Fun Summer: Best Activities for Kids in Hong Kong

This image shows Kowloon Park which is a park great for family activities in the summer.

What, oh what, to do with the young ones in the summer? They’re out of school, bored and begging for a little entertainment. Forget the obvious (and expensive) choices like Disneyland or Ocean Park: Hong Kong is brimming with much less expensive yet equally enjoyable activities for kids.

Spend a Day at Kowloon Park

Cost: Free, excluding pool and sports centre.
Opening Hours: Varies

Formerly an army fortress, Kowloon Park is home to some of the most tranquil gardens in Hong Kong, and it’s a great place to enjoy the rain from under two hundred metres of covered walkway. Listen to the pitter patter of precipitation falling on a canopy of trees. Kids will love the enchanting Chinese Garden, which boast a two-tier lotus pond surrounded by a rock cascade.

No day at the park would be complete without a trip to the Kowloon Park Swimming Pools (opening hours vary. See here for details). This pool complex gets 800,000 visitors annually and can accommodate almost 1,500 swimmers. Inside there’s an olympic size pool, a diving pool and two training pools, while outside there are three resort-style outdoor pools, a toddler’s pool and a sunbathing area for the grownups. Admission is HK$19 for adults and HK$9 for the kiddies.

Summer sports are a great way to keep the kids busy during summer break. Just nearby to the park is the Kowloon City Sports Centre, which has multiple courts for almost every sport you can name including volleyball, netball, badminton, squash and table tennis. It also has a dance room, martial arts room, and fitness room. The centre offers a variety of programs for kids of all ages. See website for details. Open 7 a.m. to 11 p.m. daily.

The park also boasts a good-sized aviary with about 40 species of birds, including macaws, flamingos, swans and parrots. Kids will love the maze garden. Every Sunday from 2:30 p.m. to 4:30 p.m. in the sculpture park, families can catch Kung Fu Corner - a free demonstration of the lion dragon dance and several disciplines of martial arts, among other things.

Every Friday, a group of birdwatchers meets in the arcade of Kowloon Park from 7:30 a.m. to 9:30 a.m. It’s free and fun for everyone (especially for those early-to-rise kids - expect a long afternoon nap!) This event is jointly organised by the Leisure and Cultural Services Department and the Hong Kong Bird Watching Society, so it’s high quality and worth the hassle of getting up early.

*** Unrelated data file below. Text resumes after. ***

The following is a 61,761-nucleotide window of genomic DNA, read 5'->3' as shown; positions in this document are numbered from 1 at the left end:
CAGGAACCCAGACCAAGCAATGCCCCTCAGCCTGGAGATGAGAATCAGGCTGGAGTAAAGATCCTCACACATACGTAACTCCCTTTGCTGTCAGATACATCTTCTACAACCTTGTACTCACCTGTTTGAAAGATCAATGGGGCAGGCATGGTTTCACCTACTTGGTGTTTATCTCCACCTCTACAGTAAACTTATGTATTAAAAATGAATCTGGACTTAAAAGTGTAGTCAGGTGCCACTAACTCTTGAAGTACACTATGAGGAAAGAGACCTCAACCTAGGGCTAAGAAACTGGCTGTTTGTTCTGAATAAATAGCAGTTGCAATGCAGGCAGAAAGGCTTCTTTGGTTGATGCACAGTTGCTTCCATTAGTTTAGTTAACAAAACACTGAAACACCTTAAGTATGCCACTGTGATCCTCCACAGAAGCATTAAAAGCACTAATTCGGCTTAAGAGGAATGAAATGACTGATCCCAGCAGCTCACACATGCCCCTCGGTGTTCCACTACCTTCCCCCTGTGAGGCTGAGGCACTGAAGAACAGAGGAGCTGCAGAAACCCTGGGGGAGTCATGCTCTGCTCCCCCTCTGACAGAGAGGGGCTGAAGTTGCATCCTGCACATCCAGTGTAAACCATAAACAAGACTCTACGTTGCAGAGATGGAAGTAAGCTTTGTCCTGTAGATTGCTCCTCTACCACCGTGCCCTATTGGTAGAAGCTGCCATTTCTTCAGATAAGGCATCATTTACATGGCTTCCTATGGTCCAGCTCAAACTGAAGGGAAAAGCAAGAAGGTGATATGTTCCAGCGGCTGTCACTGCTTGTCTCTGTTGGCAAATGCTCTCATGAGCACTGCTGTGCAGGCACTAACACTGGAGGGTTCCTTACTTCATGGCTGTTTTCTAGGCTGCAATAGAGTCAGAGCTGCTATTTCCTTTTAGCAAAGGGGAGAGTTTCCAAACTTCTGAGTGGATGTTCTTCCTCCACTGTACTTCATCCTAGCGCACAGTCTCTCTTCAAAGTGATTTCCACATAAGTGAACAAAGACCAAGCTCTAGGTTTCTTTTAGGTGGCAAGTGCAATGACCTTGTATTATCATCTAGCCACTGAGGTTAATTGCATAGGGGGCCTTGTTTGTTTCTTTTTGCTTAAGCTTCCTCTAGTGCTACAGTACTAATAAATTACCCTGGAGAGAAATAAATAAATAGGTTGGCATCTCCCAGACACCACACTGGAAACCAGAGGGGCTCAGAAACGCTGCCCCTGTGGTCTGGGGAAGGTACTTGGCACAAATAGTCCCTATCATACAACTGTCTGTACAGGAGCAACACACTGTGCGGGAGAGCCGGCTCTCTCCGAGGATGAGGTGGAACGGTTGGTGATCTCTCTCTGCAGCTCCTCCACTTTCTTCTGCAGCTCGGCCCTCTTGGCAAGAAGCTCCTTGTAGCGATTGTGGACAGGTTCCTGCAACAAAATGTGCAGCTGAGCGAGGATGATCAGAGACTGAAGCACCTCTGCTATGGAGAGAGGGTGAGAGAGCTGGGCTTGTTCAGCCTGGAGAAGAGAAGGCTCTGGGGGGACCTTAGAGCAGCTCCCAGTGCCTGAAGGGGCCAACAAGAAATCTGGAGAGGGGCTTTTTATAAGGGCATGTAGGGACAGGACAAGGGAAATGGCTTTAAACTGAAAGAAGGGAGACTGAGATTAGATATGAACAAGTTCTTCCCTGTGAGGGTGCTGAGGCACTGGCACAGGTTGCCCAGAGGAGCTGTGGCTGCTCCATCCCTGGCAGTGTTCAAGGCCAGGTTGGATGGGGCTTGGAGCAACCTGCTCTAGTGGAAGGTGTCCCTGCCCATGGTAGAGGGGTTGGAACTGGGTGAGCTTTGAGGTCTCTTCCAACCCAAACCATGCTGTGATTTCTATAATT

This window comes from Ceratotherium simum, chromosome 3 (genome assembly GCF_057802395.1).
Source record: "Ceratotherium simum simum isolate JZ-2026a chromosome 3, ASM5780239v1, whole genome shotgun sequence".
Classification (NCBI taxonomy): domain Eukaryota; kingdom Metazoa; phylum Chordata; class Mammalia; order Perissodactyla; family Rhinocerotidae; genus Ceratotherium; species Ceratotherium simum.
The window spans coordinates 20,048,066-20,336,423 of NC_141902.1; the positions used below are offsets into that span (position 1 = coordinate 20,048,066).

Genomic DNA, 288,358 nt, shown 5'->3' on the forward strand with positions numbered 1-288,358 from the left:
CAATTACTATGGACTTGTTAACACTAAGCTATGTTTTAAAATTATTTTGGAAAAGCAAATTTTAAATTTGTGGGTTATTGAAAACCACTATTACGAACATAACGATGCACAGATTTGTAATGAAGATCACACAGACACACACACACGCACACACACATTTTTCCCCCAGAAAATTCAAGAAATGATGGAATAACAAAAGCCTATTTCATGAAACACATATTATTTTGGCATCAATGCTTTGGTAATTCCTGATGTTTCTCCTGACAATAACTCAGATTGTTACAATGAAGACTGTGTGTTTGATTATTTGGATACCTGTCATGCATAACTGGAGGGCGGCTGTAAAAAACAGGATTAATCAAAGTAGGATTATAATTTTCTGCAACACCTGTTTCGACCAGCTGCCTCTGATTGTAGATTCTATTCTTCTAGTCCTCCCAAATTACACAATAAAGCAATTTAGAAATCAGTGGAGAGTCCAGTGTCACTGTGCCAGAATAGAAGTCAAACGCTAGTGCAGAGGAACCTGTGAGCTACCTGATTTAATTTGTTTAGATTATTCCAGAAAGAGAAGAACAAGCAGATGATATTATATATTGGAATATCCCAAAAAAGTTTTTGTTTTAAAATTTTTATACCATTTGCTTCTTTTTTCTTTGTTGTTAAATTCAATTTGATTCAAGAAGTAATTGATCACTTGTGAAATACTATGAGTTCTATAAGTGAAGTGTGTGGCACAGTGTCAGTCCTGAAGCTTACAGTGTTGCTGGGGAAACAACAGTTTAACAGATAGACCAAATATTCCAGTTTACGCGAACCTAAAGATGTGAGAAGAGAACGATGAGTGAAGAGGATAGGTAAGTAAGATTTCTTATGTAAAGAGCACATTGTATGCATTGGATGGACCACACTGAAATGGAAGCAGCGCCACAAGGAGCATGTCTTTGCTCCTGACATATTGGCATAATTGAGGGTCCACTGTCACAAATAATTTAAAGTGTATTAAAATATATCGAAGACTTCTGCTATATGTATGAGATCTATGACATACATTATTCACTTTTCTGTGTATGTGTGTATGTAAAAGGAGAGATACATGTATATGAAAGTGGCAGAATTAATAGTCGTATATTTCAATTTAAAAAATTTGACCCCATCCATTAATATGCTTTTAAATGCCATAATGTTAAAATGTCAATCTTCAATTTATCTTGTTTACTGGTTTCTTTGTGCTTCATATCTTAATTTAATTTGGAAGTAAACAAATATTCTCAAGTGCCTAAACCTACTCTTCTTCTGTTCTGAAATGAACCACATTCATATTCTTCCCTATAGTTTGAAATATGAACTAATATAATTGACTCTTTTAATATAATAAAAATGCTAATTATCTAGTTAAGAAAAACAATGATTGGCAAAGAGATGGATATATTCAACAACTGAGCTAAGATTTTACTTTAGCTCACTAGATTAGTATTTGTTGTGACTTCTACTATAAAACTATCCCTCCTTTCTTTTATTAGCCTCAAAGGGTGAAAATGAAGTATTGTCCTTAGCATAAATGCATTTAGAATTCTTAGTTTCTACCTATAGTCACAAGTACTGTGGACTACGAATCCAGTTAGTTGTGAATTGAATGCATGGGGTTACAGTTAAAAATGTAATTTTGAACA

Take Advantage of a Bang-Up Deal on the Hong Kong Museum Pass

Cost: HK$30 for a weekly pass. Long term passes vary, as low as HK$25 for a half-year pass. See website for details.
Opening Hours: Varies

Sounds boring, right? What kind of kid likes museums? I don’t even like museums. Don’t be too quick to dismiss this classic afternoon activity. Hong Kong’s many museums are very high quality, and both fun and educational for children of any age.

Far more than building after building and hour after hour of looking at ancient relics in glass cases, these museums are inexpensive and cover a wide range of subjects including science, space, coastal defence (delightfully and unexpectedly kid-friendly) and correctional services.

The museum pass includes admission to the Hong Kong Museum of Art, the Hong Kong Museum of History, the Hong Kong Heritage Museum, the Hong Kong Science Museum, the Hong Kong Space Museum, the Hong Kong Museum of Coastal Defence and the Dr. Sun Yat-sen Museum. (Admission to special exhibitions like the Stanley Ho Space Theatre incur an additional fee).

Not included in the pass are some sweet niche museums like the Hong Kong Railway Museum, the Maritime Museum, the Racing Museum and - perhaps less interesting for kids but a great choice for adults who like this sort of thing - the Flagstaff House Museum of Tea Ware.

Get Creative with an Arts and Crafts Project

Cost: Fits any budget.
Opening hours: Any hour of any day!

What better summer activity than an arts and crafts project - good for hours of fun in the comfort of your own home. Martha Stewart has some particularly pleasing craft projects for kids available on her website and there is a seemingly unlimited number of pinboards with great ideas for kids on Pinterest.

You’d be surprised how much fun you can have with paper plates, a glue gun and some construction paper. If you want to really get suited up for creativity, check out some of Hong Kong’s craft stores.

Man Luen Choon Chinese Stationeries is a dream for any craft lover and stocks all manner of pigment and brushes, ceramics, books, craft supplies and yes, stationery. It can be a little tricky to navigate if you can’t read chinese characters, but the incredible selection at Man Luen Choon promises to be worth the effort.

The K11 Design Mall is another can’t miss for anyone craft-inclined. On the 3rd floor you’ll find artJam, where you can buy art supplies or join painting sessions, among other activities. One floor up is the HKID gallery, which features more craft supplies along with handmade arty things made by local artisans.

If you’re really stuck, Hong Kong has 57 Jumping Gyms and there’s always Snoopy’s World, bowling at Whampoa World, and for those who can afford it, Hong Kong Disneyland and Ocean Park. Every kid’s got to do it once, after all!

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